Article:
10 Unusual Orchids That Look Like Monkeys and Other Animals
Welcome to the World of Unusual Orchids!
If you have never seen the unusual monkey face orchid, you are in for a real treat. Whenever I show these to people at work, they think that the orchid photos are photoshopped. They aren’t.
There are over 20,000 orchid species in the world and many of them are quite amazing. Orchids produce the most interesting rare and exotic flowers, in all different colours, shapes, smells, and variegations. They also have a number of interesting tricks regarding fertilisation. It’s a bit scary and sad to think that many of the exotic ones are endangered or are on the verge of extinction. Here is my top ten list of known orchids that look like animals.
1. Monkey Face Orchid
Botanical Name: Dracula simia or Dracula gigas
Found on the sides of the high mountains in southeastern Ecuador and Peru at an elevation of 1,000 - 2,000 meters, the monkey face orchid is a popular but rare favourite among orchid collectors, because it has a distinctive monkey or baboon face in its flower.
Different flowers provide different expressions of the monkey face, from thoughtful to happy to sad.
Often this orchid is called the monkey orchid, though this is technically incorrect, even though they are flowers that look like monkeys.
The botanical name refers to dracula (meaning “little dragon”, as well as people thinking of Count Dracula with the hanging sepal spurs that also look like fangs) and simia (monkey face) and gigas (giant).
There are quite a few dracula orchids that look like monkey faces, but simia and gigas are better known.
Of the 120 species in the dracula family, most of which are found in Ecuador, many are not seasonal blooms and can flower at any time throughout the year.
Monkeyface orchids require cool temperatures and partial shade. They also need attention if grown in captivity.
The scent of the blossomed flowers is said to be like ripe oranges and it is rare to find monkey face orchids grown successfully out of the wild.
Monkey Face Orchid (Dracula Simia)
2. Monkey Orchid
Botanical Name: Orchis simia or Orchis italica
Another orchid flower that looks like a monkey is orchis simia. Also known as the “naked hanging man”, the monkey orchid shows the bodies of cute little monkeys (or men) hanging from its flowers, which are usually grey, white, pink, purple or reddish.
Orchis simia was first discovered in France in 1779 and can be found from southern England down to northern Africa and as far east as Iran.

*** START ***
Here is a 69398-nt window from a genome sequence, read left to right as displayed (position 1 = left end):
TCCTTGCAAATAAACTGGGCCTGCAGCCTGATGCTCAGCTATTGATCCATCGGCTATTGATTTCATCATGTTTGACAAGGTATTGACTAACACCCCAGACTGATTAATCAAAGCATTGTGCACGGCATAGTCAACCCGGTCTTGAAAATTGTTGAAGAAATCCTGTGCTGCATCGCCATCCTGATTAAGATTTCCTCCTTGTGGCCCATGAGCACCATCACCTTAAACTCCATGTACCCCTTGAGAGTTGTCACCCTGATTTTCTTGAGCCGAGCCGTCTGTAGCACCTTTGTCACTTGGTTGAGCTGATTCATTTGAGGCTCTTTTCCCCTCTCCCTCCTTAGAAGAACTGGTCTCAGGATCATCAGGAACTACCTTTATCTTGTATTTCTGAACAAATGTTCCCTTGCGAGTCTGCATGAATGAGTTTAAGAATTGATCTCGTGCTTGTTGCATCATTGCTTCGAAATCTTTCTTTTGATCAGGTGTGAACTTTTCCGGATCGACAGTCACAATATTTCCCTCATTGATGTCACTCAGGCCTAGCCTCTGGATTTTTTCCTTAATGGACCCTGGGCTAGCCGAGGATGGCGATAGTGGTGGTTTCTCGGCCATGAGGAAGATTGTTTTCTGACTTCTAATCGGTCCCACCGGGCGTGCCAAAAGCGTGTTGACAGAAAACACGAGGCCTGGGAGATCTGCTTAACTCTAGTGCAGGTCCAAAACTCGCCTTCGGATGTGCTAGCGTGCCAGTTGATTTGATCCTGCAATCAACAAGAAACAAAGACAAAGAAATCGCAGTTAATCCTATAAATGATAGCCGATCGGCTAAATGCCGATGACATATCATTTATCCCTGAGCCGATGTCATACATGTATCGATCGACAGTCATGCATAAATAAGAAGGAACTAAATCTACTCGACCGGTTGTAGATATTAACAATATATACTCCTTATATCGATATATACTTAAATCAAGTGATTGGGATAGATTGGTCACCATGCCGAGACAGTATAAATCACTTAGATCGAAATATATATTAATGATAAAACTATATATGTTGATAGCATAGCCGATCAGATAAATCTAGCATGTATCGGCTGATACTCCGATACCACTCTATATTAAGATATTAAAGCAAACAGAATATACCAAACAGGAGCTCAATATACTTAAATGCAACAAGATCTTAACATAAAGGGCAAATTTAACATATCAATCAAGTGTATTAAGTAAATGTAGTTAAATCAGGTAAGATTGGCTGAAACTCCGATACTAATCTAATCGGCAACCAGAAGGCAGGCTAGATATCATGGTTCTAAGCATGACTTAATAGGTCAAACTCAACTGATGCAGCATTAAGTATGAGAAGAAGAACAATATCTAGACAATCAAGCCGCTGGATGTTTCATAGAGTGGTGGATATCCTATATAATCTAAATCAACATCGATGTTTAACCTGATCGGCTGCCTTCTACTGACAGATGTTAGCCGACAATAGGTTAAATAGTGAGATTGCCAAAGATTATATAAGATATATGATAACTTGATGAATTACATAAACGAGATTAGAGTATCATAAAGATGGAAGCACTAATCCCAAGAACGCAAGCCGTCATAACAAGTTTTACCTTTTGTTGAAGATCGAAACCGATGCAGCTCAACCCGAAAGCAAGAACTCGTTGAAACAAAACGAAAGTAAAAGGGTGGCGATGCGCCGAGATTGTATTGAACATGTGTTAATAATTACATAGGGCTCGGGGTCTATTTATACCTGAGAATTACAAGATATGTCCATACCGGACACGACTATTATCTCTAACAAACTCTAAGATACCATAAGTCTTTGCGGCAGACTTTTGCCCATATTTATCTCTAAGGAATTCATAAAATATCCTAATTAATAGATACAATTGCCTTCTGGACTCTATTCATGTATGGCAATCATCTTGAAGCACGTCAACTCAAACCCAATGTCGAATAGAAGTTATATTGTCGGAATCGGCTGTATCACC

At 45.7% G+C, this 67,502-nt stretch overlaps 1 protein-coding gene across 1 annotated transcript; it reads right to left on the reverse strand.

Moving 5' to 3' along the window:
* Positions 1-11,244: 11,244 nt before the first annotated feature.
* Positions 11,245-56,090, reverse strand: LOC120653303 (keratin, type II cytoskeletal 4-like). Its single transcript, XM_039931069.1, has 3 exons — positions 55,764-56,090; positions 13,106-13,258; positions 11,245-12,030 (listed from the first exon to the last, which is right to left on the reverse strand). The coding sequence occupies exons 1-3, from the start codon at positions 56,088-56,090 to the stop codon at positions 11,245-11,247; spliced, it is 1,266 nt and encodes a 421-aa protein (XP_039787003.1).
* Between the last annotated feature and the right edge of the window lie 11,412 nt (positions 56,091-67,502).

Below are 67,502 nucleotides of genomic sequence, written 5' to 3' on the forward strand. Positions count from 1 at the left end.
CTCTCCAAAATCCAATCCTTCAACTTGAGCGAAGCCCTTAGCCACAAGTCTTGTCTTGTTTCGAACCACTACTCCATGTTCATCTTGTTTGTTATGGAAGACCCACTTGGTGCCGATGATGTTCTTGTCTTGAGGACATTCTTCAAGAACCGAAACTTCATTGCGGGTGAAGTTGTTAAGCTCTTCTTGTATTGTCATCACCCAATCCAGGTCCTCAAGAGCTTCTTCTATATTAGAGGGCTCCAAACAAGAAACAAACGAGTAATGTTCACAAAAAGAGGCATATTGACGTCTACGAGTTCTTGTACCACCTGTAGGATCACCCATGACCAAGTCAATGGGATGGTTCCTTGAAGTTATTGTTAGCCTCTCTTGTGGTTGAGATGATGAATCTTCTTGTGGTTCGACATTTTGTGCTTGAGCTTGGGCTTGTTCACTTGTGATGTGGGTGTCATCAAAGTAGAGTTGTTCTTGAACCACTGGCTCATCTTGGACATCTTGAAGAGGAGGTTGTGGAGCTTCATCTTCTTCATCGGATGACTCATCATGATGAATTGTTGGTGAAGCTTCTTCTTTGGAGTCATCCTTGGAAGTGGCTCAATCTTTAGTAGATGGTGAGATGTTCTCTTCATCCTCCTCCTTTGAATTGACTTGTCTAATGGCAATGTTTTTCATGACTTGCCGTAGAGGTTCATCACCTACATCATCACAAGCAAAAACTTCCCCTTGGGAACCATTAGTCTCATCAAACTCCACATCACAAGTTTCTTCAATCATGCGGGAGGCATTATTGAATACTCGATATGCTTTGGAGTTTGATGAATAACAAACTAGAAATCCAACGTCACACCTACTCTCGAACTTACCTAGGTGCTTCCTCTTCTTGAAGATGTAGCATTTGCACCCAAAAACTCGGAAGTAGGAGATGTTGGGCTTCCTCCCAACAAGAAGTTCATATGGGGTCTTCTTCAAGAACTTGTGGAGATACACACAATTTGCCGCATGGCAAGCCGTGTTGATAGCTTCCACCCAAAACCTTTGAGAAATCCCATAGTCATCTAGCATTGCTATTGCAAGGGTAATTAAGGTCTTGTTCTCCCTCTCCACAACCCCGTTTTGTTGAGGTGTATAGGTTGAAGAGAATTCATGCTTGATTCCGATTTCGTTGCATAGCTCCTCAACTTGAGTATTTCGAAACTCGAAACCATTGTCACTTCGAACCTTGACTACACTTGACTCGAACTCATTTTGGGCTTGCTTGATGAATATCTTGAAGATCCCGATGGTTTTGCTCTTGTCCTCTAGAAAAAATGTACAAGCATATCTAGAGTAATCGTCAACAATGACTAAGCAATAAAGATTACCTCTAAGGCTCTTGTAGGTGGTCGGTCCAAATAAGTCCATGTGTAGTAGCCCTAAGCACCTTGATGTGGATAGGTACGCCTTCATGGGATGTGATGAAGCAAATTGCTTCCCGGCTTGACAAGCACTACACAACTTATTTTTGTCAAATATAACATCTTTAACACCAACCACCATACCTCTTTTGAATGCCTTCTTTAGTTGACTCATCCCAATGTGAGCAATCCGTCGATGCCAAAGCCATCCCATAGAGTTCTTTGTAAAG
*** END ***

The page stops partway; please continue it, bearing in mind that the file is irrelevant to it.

It used to be a common orchid, but since 1920 has become harder to find.
The monkey orchid is perennial and flowers from May until June each year. It has two oval tubers, so its name (orchis from the orchidaceae family) means “testicle” in Greek.
Another version of the monkey orchid is the orchis italica, which is a Mediterranean native similar to orchis simia.
3. Fly Orchid
Botanical Name: Ophrys insectifera
The fly orchid looks like something you probably wouldn’t want to pick.
Not only does it look a bit like a fly, but it depends on flies, bees, and wasps for pollination, using a scent to attract male insects.
Sometimes the scent reminds the insects of food and other times it reminds them of female insects. As they land on the flower, the male insect attempts to mate with it and then is disappointed by the lack of nectar and procreation, so it loses interest and flies to another flower, unwittingly pollinating it.
10% of fly orchids each year are pollinated by sexual deception.
This method of pollination, along with the fact that each pollinated orchid produces over 10,000 seeds, has resulted in ophrys insectifera becoming a very widespread orchid indeed.
A European native, the fly orchid is common in several locations from Ireland to Spain to Romania and Ukraine and grows in alkaline soils with full sunlight to partial shade, from sea level to 1700m altitude.
Sadly, it is often bulldozed in developing areas of the UK, but the species is not endangered.
4. Bee Orchid
Botanical Name: Ophrys apifera
Another version of ophrys insectifera is the bee orchid. The apifera in Latin means “bee bearing” and the flowers attract male bees in the same way as the fly orchid, by visually mimicking female bees and also emitting the scent of female bees for pollination.
Bee orchids are common in the Mediterranean region and can also be found in the UK, Northern Ireland, and Scotland.